The Iowa Corn Suitability Rating (CSR) system was developed by Iowa State University in the early 1970s as a way to measure potential soil productivity based on soil profile, slope characteristics and weather conditions. It is an index ranging from 0 to 100 with CSR values of 100 being the most productive.
Knowing your farm’s Corn Suitability Rating index (CSR2) provides you with valuable insight into your soils ability to produce crop. The CSR ratings were updated in 2013 to CSR2, a tool used in setting cash rental rates and computing a farm’s sale value. The new system is more consistent when calculating your values.
DETERMINING LAND VALUES
Have you ever shopped for a new or used vehicle and observed the vast difference in the price even when each vehicle appears to be the exactly the same? Same make, model, year, color,…yet thousands of dollars separate the models. Similar to vehicles, selling farmland can be confusing. It would seem a farm rated at an 87 CSR would be of similar value to the land down the road who’s farm is rated 85 CSR, yet these two farms may sell for thousands of dollars per acre apart.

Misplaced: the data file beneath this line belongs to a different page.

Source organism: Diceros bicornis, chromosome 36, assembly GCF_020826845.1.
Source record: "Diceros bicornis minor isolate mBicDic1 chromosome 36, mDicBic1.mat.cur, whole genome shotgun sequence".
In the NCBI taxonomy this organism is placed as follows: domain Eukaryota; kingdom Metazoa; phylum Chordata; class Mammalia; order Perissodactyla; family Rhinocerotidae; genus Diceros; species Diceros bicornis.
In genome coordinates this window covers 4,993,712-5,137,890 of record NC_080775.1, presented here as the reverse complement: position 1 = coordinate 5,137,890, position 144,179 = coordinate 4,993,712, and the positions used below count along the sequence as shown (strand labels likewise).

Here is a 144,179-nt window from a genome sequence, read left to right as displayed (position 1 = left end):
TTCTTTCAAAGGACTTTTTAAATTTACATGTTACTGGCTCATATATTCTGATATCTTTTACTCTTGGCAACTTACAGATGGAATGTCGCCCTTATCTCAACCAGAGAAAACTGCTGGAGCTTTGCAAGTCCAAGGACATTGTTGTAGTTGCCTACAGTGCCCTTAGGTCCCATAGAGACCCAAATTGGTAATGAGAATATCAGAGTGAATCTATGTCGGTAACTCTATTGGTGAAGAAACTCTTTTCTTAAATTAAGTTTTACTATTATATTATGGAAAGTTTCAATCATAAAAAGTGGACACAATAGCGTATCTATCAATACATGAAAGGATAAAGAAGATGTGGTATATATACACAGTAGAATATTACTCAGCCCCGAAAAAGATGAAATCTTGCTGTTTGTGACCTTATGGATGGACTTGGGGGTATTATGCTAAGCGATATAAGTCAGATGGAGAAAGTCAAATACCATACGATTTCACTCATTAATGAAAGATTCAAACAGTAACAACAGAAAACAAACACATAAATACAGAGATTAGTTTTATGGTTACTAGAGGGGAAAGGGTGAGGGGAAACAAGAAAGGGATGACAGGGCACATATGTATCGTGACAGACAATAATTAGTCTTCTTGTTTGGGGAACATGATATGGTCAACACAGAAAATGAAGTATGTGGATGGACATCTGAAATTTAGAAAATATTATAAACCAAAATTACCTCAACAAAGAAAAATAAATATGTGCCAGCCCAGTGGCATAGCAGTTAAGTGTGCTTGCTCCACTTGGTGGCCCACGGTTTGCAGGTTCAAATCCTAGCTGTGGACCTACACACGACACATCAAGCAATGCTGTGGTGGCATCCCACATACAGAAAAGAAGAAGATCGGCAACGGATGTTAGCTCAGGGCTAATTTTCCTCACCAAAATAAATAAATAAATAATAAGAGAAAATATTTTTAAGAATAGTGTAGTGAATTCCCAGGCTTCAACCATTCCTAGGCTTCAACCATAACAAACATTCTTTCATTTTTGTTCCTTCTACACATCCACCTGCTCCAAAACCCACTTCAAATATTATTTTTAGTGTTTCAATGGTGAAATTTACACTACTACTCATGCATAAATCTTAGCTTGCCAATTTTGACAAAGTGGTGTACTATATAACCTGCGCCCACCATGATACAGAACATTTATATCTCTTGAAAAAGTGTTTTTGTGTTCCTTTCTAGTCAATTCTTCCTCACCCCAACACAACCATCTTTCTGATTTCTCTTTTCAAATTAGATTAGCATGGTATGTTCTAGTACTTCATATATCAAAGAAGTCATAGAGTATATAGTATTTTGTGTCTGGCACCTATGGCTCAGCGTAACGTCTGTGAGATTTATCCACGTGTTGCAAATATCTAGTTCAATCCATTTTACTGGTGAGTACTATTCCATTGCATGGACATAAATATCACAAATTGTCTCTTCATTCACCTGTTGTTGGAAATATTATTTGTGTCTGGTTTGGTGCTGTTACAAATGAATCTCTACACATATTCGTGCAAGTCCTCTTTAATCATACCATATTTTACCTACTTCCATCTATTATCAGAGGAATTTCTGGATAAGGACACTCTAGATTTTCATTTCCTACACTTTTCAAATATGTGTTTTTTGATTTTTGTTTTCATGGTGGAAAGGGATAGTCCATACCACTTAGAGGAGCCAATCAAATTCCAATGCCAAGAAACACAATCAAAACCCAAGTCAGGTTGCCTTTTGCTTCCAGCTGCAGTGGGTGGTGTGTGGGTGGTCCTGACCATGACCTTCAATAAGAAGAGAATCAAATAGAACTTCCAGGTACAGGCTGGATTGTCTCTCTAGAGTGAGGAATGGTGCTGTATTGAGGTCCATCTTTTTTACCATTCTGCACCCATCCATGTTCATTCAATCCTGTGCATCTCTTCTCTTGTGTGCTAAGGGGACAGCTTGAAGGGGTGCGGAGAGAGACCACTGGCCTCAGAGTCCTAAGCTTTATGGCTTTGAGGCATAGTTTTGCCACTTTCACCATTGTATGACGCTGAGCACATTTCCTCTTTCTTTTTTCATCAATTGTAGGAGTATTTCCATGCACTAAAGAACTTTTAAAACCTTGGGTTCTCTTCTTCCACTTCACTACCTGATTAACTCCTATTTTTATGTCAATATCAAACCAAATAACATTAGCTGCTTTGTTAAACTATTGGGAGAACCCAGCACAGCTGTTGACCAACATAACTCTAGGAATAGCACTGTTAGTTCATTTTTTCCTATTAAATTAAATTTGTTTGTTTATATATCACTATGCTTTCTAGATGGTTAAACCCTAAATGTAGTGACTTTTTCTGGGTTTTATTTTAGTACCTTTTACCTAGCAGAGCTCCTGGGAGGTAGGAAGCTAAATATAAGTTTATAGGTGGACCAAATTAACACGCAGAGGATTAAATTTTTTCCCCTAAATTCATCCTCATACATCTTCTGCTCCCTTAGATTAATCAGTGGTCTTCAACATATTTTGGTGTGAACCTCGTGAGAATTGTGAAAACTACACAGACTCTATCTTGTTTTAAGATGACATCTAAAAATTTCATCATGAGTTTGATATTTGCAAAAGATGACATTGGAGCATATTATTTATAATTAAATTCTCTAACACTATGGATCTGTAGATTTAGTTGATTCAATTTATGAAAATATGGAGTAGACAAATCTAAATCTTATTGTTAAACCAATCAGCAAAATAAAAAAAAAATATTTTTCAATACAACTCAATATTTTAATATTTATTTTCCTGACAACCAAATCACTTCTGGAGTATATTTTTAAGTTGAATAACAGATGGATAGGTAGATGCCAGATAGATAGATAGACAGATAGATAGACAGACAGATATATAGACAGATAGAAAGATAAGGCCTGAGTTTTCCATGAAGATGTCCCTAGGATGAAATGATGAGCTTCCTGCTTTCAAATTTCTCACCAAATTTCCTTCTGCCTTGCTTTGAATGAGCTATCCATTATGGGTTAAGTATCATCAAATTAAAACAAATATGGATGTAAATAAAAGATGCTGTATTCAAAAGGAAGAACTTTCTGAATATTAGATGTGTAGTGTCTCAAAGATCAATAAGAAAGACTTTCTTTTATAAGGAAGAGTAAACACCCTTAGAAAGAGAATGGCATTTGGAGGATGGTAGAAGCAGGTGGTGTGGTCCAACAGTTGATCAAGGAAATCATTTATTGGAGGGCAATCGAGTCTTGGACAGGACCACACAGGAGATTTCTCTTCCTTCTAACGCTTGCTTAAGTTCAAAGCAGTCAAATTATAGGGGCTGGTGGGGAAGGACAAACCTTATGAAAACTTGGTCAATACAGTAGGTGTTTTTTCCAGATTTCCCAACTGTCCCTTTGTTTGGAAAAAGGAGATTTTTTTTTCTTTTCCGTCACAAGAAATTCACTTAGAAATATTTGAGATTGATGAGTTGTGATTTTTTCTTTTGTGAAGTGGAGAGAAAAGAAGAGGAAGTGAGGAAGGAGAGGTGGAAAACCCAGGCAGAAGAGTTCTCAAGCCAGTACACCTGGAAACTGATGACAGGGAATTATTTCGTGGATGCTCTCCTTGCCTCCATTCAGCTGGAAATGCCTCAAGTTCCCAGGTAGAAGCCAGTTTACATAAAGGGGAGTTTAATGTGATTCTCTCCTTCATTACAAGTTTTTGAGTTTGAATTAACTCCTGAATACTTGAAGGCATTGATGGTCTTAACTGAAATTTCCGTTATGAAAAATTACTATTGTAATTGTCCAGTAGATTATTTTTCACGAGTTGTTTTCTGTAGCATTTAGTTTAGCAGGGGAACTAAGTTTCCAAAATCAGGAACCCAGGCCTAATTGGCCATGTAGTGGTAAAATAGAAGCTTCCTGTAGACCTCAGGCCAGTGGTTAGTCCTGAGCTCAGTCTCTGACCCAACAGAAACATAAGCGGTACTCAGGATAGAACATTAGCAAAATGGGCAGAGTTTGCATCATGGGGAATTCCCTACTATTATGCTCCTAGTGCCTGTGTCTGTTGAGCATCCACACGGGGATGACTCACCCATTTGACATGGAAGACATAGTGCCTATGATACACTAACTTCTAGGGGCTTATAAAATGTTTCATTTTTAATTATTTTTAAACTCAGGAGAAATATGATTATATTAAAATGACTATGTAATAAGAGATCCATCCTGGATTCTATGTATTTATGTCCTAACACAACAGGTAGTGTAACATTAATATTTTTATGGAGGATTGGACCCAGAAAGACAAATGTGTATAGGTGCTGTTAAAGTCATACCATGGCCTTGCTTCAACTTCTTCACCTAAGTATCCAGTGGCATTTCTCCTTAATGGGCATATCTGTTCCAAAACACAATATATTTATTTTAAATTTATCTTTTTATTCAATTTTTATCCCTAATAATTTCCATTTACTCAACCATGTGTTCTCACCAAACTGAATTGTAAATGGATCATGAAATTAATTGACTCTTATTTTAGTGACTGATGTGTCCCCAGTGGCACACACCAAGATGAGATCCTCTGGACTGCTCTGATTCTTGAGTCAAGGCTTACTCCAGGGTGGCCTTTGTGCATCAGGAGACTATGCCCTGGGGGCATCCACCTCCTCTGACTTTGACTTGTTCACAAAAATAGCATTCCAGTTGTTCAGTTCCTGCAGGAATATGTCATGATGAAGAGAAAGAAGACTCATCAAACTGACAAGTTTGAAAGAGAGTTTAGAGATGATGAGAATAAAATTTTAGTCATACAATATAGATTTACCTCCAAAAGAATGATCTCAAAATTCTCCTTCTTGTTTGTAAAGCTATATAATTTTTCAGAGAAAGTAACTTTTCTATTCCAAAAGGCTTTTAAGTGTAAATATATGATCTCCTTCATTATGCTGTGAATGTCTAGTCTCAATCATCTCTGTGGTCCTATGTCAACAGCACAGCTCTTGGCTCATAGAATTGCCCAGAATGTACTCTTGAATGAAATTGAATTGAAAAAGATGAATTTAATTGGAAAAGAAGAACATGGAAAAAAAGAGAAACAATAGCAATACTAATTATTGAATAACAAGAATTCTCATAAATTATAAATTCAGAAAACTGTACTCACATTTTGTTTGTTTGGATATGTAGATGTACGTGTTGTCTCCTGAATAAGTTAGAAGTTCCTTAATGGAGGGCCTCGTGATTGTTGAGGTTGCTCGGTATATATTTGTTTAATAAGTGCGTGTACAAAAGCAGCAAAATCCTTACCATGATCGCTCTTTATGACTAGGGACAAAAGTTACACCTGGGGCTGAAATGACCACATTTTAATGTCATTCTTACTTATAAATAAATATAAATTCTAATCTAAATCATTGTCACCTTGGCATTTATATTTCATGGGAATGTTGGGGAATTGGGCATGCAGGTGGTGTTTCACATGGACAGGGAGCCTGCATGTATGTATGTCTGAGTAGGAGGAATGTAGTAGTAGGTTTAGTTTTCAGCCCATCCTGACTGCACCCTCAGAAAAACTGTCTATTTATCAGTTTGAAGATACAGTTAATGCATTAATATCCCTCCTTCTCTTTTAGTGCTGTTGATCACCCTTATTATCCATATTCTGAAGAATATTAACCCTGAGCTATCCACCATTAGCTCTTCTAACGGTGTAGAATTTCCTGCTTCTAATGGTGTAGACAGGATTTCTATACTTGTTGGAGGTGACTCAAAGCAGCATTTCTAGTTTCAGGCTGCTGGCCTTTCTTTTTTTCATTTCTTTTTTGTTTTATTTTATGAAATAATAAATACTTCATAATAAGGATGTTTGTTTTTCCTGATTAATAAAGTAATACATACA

LOCATION AND FARMABILITY
Things that may cause differences in farm values result in LOCATION and FARMABILITY of your land. One farm may have a waterway with CRP boundaries which cut through the middle of the land and divide it in two sections leaving this section accessible only by crossing the waterway. Another farm may be an odd shape with only one entry point, compared to a perfect square with two points of entry. Terraces on steeper slopes may help with erosion and help getting more from your land, however; the nuisance for a farmer will effect value. Location and Farmability play a vital role in understanding the productivity level of farm operations and the price a farmer is willing to pay as they value their time and investment.
The following may justify a higher or lower than average dollar per acre of value when selling or renting:
•Small size or unusual shape of fields
•Terraces or creeks that affect the time it takes to plant and harvest crops
•Difficult or restricted access to fields
•High or low fertility levels or pH index
•Existence of contracts for growing seed or specialty grains, or manure application
•Above-average local grain prices due to proximity to biofuel plants or feed mills
•USDA program variables, such as crop bases and assigned yields
Iowa State Extension Office:
Alejandro Plastina, Ann M. Johanns, and Craig Welter